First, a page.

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HomeEducationLiberal Arts Education And Sports Have Become Problem-Solving Skills In Corporate World

Liberal Arts Education And Sports Have Become Problem-Solving Skills In Corporate World

Meet Abhishek Kataria. As a marketing professional at MV Altios, a multinational corporation based in Gurgaon, Kataria must make a decision in the absence of his team leader. Although he has never faced such situations in his career, he is prepared. Kataria applies his training from running a football club, makes a decision and it works. “It may sound weird, but it’s true. My training in running a football club helps me in many things. It taught me discipline, time management and pace.”

Kataria is one of the growing breed of professionals in the country who bring their passion for music, art and sports to the workplace and use it to solve problems. For Kataria, social media marketing is very important, as are soft skills such as music and dance. He illustrates the concept with an example. Let’s say someone wants to be in marketing, she has a social media account and she uses it very well to expand her sphere of influence, gain traction and get sponsors for her dance or music performances, or she uses her knowledge in literature . “This is a hands-on training. When those people join a company, they have an edge over others because they know what they are doing and what they need to do,” added Kataria.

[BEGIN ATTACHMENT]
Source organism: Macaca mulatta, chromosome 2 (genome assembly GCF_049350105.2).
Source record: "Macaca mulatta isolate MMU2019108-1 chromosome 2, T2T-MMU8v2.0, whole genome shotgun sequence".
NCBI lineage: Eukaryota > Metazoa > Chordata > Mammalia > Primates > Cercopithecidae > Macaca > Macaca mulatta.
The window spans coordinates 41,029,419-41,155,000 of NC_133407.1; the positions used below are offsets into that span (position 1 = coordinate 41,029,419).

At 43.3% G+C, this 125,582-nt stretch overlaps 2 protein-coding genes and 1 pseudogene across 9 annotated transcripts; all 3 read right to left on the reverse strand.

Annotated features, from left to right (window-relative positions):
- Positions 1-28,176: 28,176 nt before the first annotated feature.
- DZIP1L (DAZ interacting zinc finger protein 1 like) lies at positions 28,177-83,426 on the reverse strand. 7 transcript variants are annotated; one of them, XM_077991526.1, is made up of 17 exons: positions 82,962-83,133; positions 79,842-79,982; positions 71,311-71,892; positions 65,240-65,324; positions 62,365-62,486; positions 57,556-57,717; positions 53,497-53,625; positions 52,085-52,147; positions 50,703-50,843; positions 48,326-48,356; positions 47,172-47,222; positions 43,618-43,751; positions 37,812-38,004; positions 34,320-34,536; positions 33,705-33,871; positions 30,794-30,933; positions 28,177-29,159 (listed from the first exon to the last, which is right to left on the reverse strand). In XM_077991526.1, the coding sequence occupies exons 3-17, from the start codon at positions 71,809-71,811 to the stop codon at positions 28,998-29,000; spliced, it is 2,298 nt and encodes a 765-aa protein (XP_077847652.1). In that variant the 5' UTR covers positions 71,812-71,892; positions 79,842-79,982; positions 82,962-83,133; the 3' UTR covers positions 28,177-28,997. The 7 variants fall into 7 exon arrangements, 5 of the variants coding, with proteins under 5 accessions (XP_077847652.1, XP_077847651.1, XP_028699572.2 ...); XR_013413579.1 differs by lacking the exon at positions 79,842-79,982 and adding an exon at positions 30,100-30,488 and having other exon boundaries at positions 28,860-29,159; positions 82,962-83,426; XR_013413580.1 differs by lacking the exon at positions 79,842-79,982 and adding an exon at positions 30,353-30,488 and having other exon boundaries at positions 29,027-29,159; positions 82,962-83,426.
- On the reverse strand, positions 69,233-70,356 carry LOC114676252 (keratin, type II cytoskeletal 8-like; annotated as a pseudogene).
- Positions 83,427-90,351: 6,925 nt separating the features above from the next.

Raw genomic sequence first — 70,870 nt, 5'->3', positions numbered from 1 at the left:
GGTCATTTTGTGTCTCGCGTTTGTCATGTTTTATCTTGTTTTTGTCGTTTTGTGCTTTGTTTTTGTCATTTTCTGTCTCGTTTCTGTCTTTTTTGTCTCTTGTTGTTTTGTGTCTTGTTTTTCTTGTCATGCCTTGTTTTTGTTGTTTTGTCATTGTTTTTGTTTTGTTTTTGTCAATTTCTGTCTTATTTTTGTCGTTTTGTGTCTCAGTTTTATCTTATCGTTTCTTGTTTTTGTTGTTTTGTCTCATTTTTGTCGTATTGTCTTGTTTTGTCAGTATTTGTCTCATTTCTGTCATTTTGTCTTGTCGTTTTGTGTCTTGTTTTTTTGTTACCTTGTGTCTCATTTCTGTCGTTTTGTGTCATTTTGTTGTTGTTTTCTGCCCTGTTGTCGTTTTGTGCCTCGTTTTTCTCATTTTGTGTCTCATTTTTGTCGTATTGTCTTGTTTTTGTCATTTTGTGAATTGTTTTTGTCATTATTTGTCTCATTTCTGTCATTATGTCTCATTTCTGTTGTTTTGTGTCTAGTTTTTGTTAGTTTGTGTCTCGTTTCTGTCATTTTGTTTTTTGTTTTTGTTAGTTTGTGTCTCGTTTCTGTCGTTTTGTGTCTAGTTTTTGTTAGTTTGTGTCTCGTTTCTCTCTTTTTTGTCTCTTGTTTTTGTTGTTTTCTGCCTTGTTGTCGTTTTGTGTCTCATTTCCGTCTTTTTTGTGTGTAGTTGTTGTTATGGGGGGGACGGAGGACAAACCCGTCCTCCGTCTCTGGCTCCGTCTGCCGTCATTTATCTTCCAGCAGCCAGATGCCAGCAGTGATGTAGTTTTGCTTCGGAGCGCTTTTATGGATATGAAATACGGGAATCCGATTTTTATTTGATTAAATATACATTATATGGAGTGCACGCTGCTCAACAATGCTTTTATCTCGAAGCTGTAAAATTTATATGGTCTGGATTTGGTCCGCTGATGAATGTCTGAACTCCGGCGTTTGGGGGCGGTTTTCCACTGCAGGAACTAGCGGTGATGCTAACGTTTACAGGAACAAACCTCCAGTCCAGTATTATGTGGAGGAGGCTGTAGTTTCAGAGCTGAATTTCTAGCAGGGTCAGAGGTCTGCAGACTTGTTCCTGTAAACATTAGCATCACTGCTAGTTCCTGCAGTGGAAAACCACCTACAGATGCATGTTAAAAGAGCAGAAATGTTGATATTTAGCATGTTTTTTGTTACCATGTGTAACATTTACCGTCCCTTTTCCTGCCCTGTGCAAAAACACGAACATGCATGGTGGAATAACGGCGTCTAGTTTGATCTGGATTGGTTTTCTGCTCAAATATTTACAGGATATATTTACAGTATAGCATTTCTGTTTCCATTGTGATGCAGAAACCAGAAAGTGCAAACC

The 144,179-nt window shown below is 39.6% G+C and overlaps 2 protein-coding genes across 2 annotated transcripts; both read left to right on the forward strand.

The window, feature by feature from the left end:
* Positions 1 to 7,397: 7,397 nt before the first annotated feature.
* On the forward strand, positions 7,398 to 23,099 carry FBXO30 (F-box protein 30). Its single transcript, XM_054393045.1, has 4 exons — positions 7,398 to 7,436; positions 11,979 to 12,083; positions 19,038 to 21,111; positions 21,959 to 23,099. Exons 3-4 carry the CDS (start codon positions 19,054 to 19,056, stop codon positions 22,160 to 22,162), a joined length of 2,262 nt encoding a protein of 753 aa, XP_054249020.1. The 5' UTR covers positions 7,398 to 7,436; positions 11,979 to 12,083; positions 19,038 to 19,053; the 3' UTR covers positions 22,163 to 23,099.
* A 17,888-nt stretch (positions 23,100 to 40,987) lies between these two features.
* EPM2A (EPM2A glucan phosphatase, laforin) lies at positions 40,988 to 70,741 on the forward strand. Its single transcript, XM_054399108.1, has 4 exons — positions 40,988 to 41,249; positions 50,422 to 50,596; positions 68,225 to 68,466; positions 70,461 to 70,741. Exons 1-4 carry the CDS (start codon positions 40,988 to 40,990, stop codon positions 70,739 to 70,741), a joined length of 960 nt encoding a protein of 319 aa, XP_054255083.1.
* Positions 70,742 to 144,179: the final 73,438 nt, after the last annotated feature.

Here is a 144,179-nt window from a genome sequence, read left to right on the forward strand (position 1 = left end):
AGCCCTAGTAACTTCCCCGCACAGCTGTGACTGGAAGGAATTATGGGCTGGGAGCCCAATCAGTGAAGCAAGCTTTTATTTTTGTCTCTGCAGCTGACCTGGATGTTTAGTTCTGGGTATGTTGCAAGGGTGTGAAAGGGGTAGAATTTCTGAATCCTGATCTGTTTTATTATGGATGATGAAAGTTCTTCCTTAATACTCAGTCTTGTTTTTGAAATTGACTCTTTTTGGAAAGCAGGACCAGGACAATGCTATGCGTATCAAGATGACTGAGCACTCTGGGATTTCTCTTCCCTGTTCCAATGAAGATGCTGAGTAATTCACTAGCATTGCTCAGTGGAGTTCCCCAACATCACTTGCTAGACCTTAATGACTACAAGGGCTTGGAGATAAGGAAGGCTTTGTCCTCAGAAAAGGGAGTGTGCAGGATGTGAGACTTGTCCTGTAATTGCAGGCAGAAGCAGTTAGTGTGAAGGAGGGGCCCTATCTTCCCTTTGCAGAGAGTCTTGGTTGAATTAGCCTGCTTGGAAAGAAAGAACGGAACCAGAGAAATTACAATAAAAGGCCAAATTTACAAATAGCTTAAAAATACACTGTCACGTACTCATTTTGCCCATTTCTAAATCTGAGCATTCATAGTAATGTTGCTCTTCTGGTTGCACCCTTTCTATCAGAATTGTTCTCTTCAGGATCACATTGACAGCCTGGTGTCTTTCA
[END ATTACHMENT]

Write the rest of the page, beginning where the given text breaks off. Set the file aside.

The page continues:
Scholars, statesmen, business gurus and leaders define liberal arts education as something that frees the intellect from ignorance, cultural misinformation, prejudice and superstition. These forces hinder the mental abilities and make a person inefficient. That is why a liberal arts student thinks and acts out of the box, unhampered by the straitjacket culture of business.

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Sport is also considered part of the affiliation of the liberal arts. Today, many universities in the West offer study programs for sports majors. Competitive sports help train both body and mind. “It adds perseverance, team spirit and dedication,” says Kataria.

Sometimes situations you face in a business setup can be trickier. “No management education can prepare you for that,” says Bakshinder Bhatia, MBA in marketing and former journalist. “Library arts training opens your mind. If you had read Shakespeare’s Julius Caesar, you would know Marcus Brutus, the Roman general, who was one of the conspirators against Caesar. This is a story of betrayal. So you’re ready for inevitable office politics, which you may or may not have to deal with. But literature would help you sense that and come up with a defense.”

According to Bhatia, literature has prepared him greatly. He understands very well cerebral subjects such as international politics and the political economy of India. “All this helps in my professional life. You don’t feel trapped or enslaved until the person can judge what’s going on in the world around them and all her mental faculties are healthy,” he adds.

Now it is a widely accepted phenomenon that candidates should have soft skills such as problem solving, adaptability and creative thinking.